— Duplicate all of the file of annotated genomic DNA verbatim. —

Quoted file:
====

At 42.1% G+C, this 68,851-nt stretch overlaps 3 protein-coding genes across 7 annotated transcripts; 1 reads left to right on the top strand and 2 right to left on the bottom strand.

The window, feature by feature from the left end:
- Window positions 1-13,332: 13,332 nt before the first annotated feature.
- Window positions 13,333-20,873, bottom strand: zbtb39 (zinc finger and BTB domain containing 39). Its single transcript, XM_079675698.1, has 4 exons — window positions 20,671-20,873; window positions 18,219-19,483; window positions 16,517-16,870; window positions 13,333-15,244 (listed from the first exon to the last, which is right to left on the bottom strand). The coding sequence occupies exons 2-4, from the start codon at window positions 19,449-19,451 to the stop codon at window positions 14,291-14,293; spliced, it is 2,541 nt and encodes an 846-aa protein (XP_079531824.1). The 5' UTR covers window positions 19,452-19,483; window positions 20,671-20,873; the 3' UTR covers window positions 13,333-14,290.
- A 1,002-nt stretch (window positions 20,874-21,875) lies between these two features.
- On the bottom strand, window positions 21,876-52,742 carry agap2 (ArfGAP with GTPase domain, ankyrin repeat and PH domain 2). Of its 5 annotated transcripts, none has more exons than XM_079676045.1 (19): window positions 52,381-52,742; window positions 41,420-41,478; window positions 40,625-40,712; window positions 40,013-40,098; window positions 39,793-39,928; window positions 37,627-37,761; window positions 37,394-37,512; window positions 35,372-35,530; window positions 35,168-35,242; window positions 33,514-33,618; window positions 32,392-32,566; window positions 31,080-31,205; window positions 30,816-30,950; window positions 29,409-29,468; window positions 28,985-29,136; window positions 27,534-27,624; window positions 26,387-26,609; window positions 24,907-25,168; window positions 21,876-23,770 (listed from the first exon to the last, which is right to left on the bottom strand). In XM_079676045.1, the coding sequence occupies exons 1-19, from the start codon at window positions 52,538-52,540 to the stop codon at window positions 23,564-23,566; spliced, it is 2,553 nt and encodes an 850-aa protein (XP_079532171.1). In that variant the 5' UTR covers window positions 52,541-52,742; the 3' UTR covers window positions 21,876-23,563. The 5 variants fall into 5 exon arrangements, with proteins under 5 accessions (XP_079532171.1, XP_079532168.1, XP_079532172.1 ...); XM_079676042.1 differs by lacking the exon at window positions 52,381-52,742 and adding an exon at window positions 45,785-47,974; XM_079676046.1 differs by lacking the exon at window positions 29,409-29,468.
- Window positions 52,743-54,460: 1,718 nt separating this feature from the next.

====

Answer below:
At 42.1% G+C, this 68,851-nt stretch overlaps 3 protein-coding genes across 7 annotated transcripts; 1 reads left to right on the top strand and 2 right to left on the bottom strand.

The window, feature by feature from the left end:
- Window positions 1-13,332: 13,332 nt before the first annotated feature.
- Window positions 13,333-20,873, bottom strand: zbtb39 (zinc finger and BTB domain containing 39). Its single transcript, XM_079675698.1, has 4 exons — window positions 20,671-20,873; window positions 18,219-19,483; window positions 16,517-16,870; window positions 13,333-15,244 (listed from the first exon to the last, which is right to left on the bottom strand). The coding sequence occupies exons 2-4, from the start codon at window positions 19,449-19,451 to the stop codon at window positions 14,291-14,293; spliced, it is 2,541 nt and encodes an 846-aa protein (XP_079531824.1). The 5' UTR covers window positions 19,452-19,483; window positions 20,671-20,873; the 3' UTR covers window positions 13,333-14,290.
- A 1,002-nt stretch (window positions 20,874-21,875) lies between these two features.
- On the bottom strand, window positions 21,876-52,742 carry agap2 (ArfGAP with GTPase domain, ankyrin repeat and PH domain 2). Of its 5 annotated transcripts, none has more exons than XM_079676045.1 (19): window positions 52,381-52,742; window positions 41,420-41,478; window positions 40,625-40,712; window positions 40,013-40,098; window positions 39,793-39,928; window positions 37,627-37,761; window positions 37,394-37,512; window positions 35,372-35,530; window positions 35,168-35,242; window positions 33,514-33,618; window positions 32,392-32,566; window positions 31,080-31,205; window positions 30,816-30,950; window positions 29,409-29,468; window positions 28,985-29,136; window positions 27,534-27,624; window positions 26,387-26,609; window positions 24,907-25,168; window positions 21,876-23,770 (listed from the first exon to the last, which is right to left on the bottom strand). In XM_079676045.1, the coding sequence occupies exons 1-19, from the start codon at window positions 52,538-52,540 to the stop codon at window positions 23,564-23,566; spliced, it is 2,553 nt and encodes an 850-aa protein (XP_079532171.1). In that variant the 5' UTR covers window positions 52,541-52,742; the 3' UTR covers window positions 21,876-23,563. The 5 variants fall into 5 exon arrangements, with proteins under 5 accessions (XP_079532171.1, XP_079532168.1, XP_079532172.1 ...); XM_079676042.1 differs by lacking the exon at window positions 52,381-52,742 and adding an exon at window positions 45,785-47,974; XM_079676046.1 differs by lacking the exon at window positions 29,409-29,468.
- Window positions 52,743-54,460: 1,718 nt separating this feature from the next.